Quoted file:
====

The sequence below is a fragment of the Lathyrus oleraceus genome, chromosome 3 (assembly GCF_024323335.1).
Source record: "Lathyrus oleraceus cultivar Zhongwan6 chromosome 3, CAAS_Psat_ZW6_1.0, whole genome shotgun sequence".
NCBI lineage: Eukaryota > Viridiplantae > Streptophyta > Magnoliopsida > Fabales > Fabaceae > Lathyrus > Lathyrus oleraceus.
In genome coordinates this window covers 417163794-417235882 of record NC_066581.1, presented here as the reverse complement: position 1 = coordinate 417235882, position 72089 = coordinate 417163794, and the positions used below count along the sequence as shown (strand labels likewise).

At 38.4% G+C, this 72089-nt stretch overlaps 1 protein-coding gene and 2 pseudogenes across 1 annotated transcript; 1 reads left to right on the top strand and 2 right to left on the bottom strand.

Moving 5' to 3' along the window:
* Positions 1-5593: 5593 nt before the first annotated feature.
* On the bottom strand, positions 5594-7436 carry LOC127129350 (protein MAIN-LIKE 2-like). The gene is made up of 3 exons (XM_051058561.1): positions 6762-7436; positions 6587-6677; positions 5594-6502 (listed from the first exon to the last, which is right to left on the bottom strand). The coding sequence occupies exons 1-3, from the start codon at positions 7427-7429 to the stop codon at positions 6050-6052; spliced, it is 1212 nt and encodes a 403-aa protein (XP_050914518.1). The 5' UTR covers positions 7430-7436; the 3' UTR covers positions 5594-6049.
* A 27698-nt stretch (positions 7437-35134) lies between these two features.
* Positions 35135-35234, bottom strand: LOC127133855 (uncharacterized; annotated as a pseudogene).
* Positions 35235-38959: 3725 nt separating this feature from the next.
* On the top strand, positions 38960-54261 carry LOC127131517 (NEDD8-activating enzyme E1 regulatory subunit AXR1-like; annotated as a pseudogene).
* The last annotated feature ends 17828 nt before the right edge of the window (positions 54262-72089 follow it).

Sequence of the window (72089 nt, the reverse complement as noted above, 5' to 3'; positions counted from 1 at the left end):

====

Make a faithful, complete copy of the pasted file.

The sequence below is a fragment of the Lathyrus oleraceus genome, chromosome 3 (assembly GCF_024323335.1).
Source record: "Lathyrus oleraceus cultivar Zhongwan6 chromosome 3, CAAS_Psat_ZW6_1.0, whole genome shotgun sequence".
NCBI lineage: Eukaryota > Viridiplantae > Streptophyta > Magnoliopsida > Fabales > Fabaceae > Lathyrus > Lathyrus oleraceus.
In genome coordinates this window covers 417163794-417235882 of record NC_066581.1, presented here as the reverse complement: position 1 = coordinate 417235882, position 72089 = coordinate 417163794, and the positions used below count along the sequence as shown (strand labels likewise).

At 38.4% G+C, this 72089-nt stretch overlaps 1 protein-coding gene and 2 pseudogenes across 1 annotated transcript; 1 reads left to right on the top strand and 2 right to left on the bottom strand.

Moving 5' to 3' along the window:
* Positions 1-5593: 5593 nt before the first annotated feature.
* On the bottom strand, positions 5594-7436 carry LOC127129350 (protein MAIN-LIKE 2-like). The gene is made up of 3 exons (XM_051058561.1): positions 6762-7436; positions 6587-6677; positions 5594-6502 (listed from the first exon to the last, which is right to left on the bottom strand). The coding sequence occupies exons 1-3, from the start codon at positions 7427-7429 to the stop codon at positions 6050-6052; spliced, it is 1212 nt and encodes a 403-aa protein (XP_050914518.1). The 5' UTR covers positions 7430-7436; the 3' UTR covers positions 5594-6049.
* A 27698-nt stretch (positions 7437-35134) lies between these two features.
* Positions 35135-35234, bottom strand: LOC127133855 (uncharacterized; annotated as a pseudogene).
* Positions 35235-38959: 3725 nt separating this feature from the next.
* On the top strand, positions 38960-54261 carry LOC127131517 (NEDD8-activating enzyme E1 regulatory subunit AXR1-like; annotated as a pseudogene).
* The last annotated feature ends 17828 nt before the right edge of the window (positions 54262-72089 follow it).

Sequence of the window (72089 nt, the reverse complement as noted above, 5' to 3'; positions counted from 1 at the left end):